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  1. #1

    Default Thru Hiking Clothes...What?!

    Ok so after all my research and own experience doing a couple multi-week hikes this is the clothing I am going to bring with me on my 2014 thru hike.


    Clothes Worn:

    Colombia Boots
    Smart Wool Socks
    thermal Underwear (if cold)
    no underwear (if hot)
    hiking shorts
    Long Sleeve hiking Shirt
    Bandana


    Clothes Carried/camp clothes/extra clothes (whole trip):

    Extra socks x1
    Thermal Underwear (2 pairs while still cold)
    Thermal Top (for when cold but might keep all trip)
    Lightweight Tee Shirt
    Montbell Thermawrap Jacket


    Cold Weather Clothes:

    Northface liner Gloves
    Balaclava




    am i missing anything? bringing too much?

  2. #2
    Punchline RWheeler's Avatar
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    My suggestion is to keep underwear on, even if it is hot. The fabric will cut down on chaffing. That's my experience, anyway. And you'd want two pairs of socks to hike in, and a third for camp. Swap them out and such.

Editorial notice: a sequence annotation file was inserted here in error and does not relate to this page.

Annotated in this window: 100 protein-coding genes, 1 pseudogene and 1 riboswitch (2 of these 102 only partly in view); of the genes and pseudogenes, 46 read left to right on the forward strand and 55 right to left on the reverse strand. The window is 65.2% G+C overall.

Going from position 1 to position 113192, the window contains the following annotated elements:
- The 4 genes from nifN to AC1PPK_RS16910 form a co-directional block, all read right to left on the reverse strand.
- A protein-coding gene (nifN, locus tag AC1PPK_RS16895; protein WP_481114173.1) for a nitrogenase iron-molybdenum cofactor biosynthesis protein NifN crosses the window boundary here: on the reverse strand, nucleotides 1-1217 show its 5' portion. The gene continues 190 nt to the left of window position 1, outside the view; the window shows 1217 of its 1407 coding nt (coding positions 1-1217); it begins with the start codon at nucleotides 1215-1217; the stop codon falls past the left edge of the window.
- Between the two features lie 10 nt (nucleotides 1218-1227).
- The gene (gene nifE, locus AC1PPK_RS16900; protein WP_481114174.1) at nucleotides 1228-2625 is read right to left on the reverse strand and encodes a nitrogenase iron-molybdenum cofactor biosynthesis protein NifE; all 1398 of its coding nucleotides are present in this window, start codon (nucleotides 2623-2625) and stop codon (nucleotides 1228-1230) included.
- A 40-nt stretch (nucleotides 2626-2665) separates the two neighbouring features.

3. #3

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    Really depends on which trail you're hiking, when you're starting, which direction you're going --- tough to give any feedback without knowing basic data like that.
    Gadget
    PCT: 2008 NOBO, AT: 2010 NOBO, CDT: 2011 SOBO

  4. #4
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    Quote Originally Posted by RWheeler View Post
    My suggestion is to keep underwear on, even if it is hot. The fabric will cut down on chaffing. That's my experience, anyway. And you'd want two pairs of socks to hike in, and a third for camp. Swap them out and such.
    +1

    I do not fair well without underwear and I've been burned with only taking 2 socks before. I'm a 3-4 guy now. I would gladly give up something else to have fresh, dry socks.

  5. #5

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    I agree with the above - 3 pairs of socks total (at least while it is cold), and I bring at least 1, usually 2 pair of underwear. I don't see a rain jacket listed.